13. Done TJ (1992) Phase shifts in coral reef communities and their ecological significance. In: Jaccarini V, Martens E (eds) The Ecology of Mangrove and Related Ecosystems. Springer, Netherlands, pp 121–132CrossRefGoogle Scholar
  14. Dudgeo SR, Aronson RB, Bruno JF, Precht WF (2010) Phase shifts and stable states on coral reefs. Mar Ecol Prog Ser 413:201–216CrossRefGoogle Scholar
  15. Dustan P, Halas JC (1987) Changes in the reef-coral community of Carysfort Reef, Key Largo, Florida: 1974 to 1982. Coral Reefs 6:91–106CrossRefGoogle Scholar
  16. Eristhee N, Oxenford HA (2001) Home range size and use of space by Bermuda chub Kyphosus sectatrix (L.) in two marine reserves in the Soufriere Marine Management Area, St. Lucia, West Indies. J Fish Biol 59:129–151Google Scholar
  17. Gardner TA, Côté IM, Gill JA, Grant A, Watkinson AR (2003) Long-term region-wide declines in Caribbean corals. Sci 301:958–960CrossRefGoogle Scholar
  18. Ghent AW (1983) Tau as an index of similarity in community comparisons: an approach permitting the hypothesis of unequal species abundances. Can J Zool 61:687–690CrossRefGoogle Scholar
  19. Ghent AW (1987) Tau as an index of similarity in community comparisons: the opposite null orientations of contingency and correlation tests. Am Midl Nat 117:221–222CrossRefGoogle Scholar
  20. Gladfelter WB (1982) White-band disease in Acropora palmata: implications for the structure and growth of shallow reefs. Bull Mar Sci 32:639–643Google Scholar
  21. Goatley CH, Bellwood DR (2012) Sediment suppresses herbivory across a coral reef depth gradient. Biol Lett 8:1016–1018CrossRefPubMedCentralPubMedGoogle Scholar
  22. Green AL, Bellwood DR (2009) Monitoring functional groups of herbivorous reef fishes as indicators of coral reef resilience – a practical guide for coral reef managers in the Asia Pacific region. IUCN working group on Climate Change and Coral Reefs. IUCN, Gland, Switzerland, p 70Google Scholar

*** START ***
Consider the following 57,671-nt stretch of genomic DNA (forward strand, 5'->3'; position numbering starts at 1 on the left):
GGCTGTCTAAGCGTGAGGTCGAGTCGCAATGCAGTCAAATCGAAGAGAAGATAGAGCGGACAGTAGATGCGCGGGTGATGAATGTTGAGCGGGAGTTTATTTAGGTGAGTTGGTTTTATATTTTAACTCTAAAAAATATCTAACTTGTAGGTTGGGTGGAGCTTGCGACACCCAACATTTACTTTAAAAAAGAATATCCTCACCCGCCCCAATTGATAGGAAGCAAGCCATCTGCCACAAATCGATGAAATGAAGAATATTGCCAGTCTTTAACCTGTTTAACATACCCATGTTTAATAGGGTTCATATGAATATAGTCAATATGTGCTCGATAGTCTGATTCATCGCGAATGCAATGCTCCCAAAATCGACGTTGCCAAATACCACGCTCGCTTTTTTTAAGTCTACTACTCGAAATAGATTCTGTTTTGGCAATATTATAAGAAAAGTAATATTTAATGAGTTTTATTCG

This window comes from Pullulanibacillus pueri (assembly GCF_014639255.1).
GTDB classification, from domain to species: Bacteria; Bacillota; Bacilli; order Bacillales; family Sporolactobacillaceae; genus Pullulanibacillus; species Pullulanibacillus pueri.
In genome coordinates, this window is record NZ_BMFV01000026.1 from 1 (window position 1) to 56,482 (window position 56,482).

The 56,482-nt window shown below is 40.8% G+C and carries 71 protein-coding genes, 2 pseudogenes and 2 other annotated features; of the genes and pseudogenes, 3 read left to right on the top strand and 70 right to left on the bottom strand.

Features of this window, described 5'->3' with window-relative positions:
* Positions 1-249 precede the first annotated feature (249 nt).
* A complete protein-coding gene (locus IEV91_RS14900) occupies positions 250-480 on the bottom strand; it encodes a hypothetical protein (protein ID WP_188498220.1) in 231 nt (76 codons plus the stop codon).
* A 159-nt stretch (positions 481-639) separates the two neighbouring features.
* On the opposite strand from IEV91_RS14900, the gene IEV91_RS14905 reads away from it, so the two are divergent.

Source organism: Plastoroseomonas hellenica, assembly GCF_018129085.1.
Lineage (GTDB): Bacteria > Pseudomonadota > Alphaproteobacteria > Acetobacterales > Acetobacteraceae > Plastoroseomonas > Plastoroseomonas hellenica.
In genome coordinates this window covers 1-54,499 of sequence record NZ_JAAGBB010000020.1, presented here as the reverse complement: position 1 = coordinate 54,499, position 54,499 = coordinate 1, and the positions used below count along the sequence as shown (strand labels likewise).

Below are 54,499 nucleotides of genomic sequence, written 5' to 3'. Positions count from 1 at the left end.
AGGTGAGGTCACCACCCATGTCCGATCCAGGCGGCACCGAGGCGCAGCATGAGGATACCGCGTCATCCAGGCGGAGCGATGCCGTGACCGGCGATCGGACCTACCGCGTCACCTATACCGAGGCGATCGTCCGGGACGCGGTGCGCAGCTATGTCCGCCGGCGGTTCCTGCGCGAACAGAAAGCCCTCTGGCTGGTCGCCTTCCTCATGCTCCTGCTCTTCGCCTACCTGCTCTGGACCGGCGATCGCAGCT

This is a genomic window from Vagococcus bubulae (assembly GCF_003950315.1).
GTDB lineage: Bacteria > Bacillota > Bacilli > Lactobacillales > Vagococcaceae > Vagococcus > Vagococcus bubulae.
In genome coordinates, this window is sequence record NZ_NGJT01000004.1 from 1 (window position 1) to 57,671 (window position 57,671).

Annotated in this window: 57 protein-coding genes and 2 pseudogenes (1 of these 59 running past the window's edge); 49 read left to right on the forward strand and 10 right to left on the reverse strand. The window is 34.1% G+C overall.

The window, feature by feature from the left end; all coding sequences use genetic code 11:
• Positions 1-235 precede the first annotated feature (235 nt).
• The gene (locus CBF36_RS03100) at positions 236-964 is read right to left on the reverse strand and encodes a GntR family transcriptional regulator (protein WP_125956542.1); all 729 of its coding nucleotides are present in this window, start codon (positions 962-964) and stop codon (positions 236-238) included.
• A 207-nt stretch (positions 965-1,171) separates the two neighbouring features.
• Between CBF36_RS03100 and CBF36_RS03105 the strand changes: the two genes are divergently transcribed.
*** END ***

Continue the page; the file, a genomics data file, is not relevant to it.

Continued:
23. Grimm V, Wissel, C (1997) Babel, or the ecological stability discussions: an inventory and analysis of terminology and a guide for avoiding confusion. Oecologia 109:323–334Google Scholar
  24. Hammerschlag N, Serafy JE (2010) Nocturnal fish utilization of a subtropical mangrove-seagrass ecotone. Mar Ecol 31:364–374CrossRefGoogle Scholar
  25. Hawkins JP, Roberts CM (2004) Effects of fishing on sex-changing Caribbean parrotfishes. Biol Conserv 115:213–226CrossRefGoogle Scholar
  26. Helfman GS, Meyer JL, McFarland WN (1982) The ontogeny of twilight migration patterns in grunts (Pisces: Haemulidae). Anim Behav 30:317–326CrossRefGoogle Scholar
  27. Hughes TP (1994) Catastrophes, phase shifts, and large-scale degradation of a Caribbean coral reef. Sci 265:1547–1551CrossRefGoogle Scholar
  28. Jackson JBC (2001) What was natural in the coastal oceans? Proc Nat Acad Sci 98:5411–5418CrossRefPubMedCentralPubMedGoogle Scholar
  29. Jones GP, Syms C (1998) Disturbance, habitat structure and the ecology of fishes on coral reefs. Aust J Ecol 23:287–297CrossRefGoogle Scholar
  30. Jones GP, Ferrell DJ, Sale PF (1991) Fish predation and its impact on the invertebrates of coral reefs and adjacent sediments. In: Sale PF (ed) The Ecology of Fishes on Coral Reefs. Academic, San Diego, pp 156–179CrossRefGoogle Scholar
  31. Jumars PA (1980) Rank correlation and concordance tests in community analyses: an inappropriate null hypothesis. Ecol 61:1553–1554CrossRefGoogle Scholar
  32. Kramer PA (2003) Synthesis of coral reef health indicators for the western Atlantic: results of the AGRRA program (1997–2000). Atoll Res Bull 496:1–57CrossRefGoogle Scholar
  33. Lapointe BE, Barile PJ, Matzie WR (2004) Anthropogenic nutrient enrichment of seagrass and coral reef communities in the lower Florida keys: discrimination of local versus regional nitrogen sources. J Exp Mar Biol Ecol 308:23–58CrossRefGoogle Scholar
  34. Lessios HA, Robertson DR, Cubit JD (1984) Spread of Diadema mass mortality through the Caribbean. Sci 226:335–337CrossRefGoogle Scholar
  35. Lewis SM, Wainwright PC (1985) Herbivore abundance and grazing intensity on a Caribbean coral reef. J Exp Mar Biol Ecol 87:215–228CrossRefGoogle Scholar
  36. Lirman D (1999) Reef fish communities associated with Acropora palmata: relationships to benthic attributes. Bull Mar Sci 65:235–252Google Scholar
  37. Longley WH, Hildebrand SF (1941) Systematic catalogue of the fishes of Tortugas, Florida: with observations on color, habits, and local distribution. Carnegie Inst Wash 535:1–311Google Scholar
  38. McManus JW, Polsenberg JF (2004) Coral–algal phase shifts on coral reefs: ecological and environmental aspects. Prog Oceanogr 60:263–279CrossRefGoogle Scholar